Full Belly, Happy Heart Foundation feeds children in hospital

Chefs David Akinin and Francisco Abenante were shocked when a mutual friend told them the child patients at the J.M. de Los Ríos hospital—the largest pediatric centre in Venezuela—were not being adequately fed.

In June 2016 Akinin and Abenante went to the hospital, located in central Caracas, the country’s capital, to find out more. They were told that since the government had not paid the company that provided the food, it had cut off service. That day the menu was a small serving of grains and half a parboiled banana. The meal didn’t look appetizing. Due to their illnesses, not all of children could ingest what they were given.

Abenante, who runs the kitchen at the renowned Caracas restaurant La Casa Bistró reacted immediately.

“Something must be done; we cannot stand by with our arms folded. I have some chicken and vegetables in the fridge: why don’t we make soup for the kids?” he said.

That same day they chopped vegetables — potatoes, cassava, pumpkin, ocumo, and yams — added chicken and a sofrito of leek, chives, sweet chili, onion, and garlic. When the broth was ready, they went to deliver it to the hospital. They saw the children eat, and the mothers smile. As they watched the scene, they felt they had to return. So the next day they came back with more soup. And the day after that. They have continued to do it daily for a year and a half.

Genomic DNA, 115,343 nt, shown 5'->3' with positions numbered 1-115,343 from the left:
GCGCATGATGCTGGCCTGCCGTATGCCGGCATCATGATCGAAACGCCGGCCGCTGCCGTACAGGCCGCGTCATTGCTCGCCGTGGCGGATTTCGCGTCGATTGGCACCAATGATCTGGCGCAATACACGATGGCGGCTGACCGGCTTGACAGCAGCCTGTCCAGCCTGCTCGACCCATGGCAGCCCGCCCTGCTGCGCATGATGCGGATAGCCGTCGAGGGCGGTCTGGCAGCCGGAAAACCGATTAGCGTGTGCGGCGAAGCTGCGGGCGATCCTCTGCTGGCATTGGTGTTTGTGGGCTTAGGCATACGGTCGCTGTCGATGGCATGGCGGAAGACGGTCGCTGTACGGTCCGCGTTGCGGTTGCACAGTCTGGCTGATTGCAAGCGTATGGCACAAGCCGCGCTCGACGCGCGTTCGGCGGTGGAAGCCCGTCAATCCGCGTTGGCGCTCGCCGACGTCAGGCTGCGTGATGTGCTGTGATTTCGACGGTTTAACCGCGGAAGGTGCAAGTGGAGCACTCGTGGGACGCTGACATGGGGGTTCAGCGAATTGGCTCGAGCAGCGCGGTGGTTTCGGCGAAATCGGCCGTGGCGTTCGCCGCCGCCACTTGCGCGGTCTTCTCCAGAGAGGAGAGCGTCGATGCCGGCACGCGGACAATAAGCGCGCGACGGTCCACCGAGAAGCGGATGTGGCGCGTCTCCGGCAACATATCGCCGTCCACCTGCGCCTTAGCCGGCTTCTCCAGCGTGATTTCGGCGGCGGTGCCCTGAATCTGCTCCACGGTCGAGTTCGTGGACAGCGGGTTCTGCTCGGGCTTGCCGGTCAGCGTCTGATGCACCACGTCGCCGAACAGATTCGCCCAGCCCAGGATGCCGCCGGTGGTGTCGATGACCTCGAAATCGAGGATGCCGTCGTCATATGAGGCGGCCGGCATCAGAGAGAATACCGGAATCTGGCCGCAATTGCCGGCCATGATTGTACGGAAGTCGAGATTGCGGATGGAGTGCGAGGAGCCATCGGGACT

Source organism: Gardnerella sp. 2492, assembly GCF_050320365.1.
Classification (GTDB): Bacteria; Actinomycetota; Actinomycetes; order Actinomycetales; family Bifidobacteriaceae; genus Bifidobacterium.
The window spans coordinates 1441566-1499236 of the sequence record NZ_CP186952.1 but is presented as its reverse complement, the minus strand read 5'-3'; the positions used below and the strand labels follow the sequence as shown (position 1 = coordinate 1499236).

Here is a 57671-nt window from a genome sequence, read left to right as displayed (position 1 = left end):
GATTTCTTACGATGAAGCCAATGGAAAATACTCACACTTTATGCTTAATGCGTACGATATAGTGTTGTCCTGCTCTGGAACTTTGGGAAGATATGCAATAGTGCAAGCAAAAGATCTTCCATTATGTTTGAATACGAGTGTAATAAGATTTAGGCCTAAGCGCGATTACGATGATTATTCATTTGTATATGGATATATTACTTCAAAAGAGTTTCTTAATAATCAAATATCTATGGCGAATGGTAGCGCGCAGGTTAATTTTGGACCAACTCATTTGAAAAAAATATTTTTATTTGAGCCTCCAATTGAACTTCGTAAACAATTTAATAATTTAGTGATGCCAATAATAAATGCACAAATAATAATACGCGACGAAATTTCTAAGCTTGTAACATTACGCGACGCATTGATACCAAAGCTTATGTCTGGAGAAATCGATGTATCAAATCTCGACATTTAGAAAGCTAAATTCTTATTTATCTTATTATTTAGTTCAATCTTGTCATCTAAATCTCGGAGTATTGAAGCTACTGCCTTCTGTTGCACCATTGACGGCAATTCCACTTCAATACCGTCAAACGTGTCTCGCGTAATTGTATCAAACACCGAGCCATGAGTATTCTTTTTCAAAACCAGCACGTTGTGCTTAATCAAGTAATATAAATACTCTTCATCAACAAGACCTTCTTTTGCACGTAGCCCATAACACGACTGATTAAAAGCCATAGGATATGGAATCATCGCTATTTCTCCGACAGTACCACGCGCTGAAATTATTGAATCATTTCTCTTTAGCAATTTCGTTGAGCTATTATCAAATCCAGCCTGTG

After that first day, Akinin and Abenante told other colleagues who voluntarily joined in the cause, bringing in ingredients and got involved in the preparation. At first, the group paid all expenses out of pocket. But they soon realized that it was necessary to make the initiative sustainable over time.

They came up with the idea creating an association to facilitate fundraising. The Full Belly, Happy Heart Foundation was born.

The team is made up of eight chefs: Carlos García, Eduardo Moreno, Julio González, María Elisa Römer, Elisa Bermúdez, Victor Moreno and Akinin and Abenante. All are chefs at renowned restaurants such as Alto — the 32nd best restaurant in Latin America, according to the British magazine Restaurant.

Each one is responsible for a different day of the week. They prepare the soup in the kitchens of their restaurants, following a recipe they designed together with a nutritionist. The group hasn’t considered varying the menu. Soup is an economical dish and simple to prepare. It is also easy to digest and has the necessary nutrients for people with different illnesses. For health reasons, the children’s sodium and caloric intake must be monitored carefully.

As of September 2017, the Full Belly, Happy Heart Foundation has delivered more than 25,000 servings, an average of 220 daily. It offers them Monday to Sunday and has provided meals for the children, their mothers and the medical staff of the hospital.

The foundation also takes meals three days a week to the Mother Teresa of Calcutta nursing home in the impoverished Mamera neighborhood, southwest of the city.

The Full Belly Happy Heart Foundation is sustained through donations from private companies, individuals (many of them anonymous), and fundraising campaigns.

The group still wants to feed more people, and hopes to start distributing food in schools.

“Although at times they have been few, we have always had the ingredients to make the soup, thanks to donations,” said Abenante.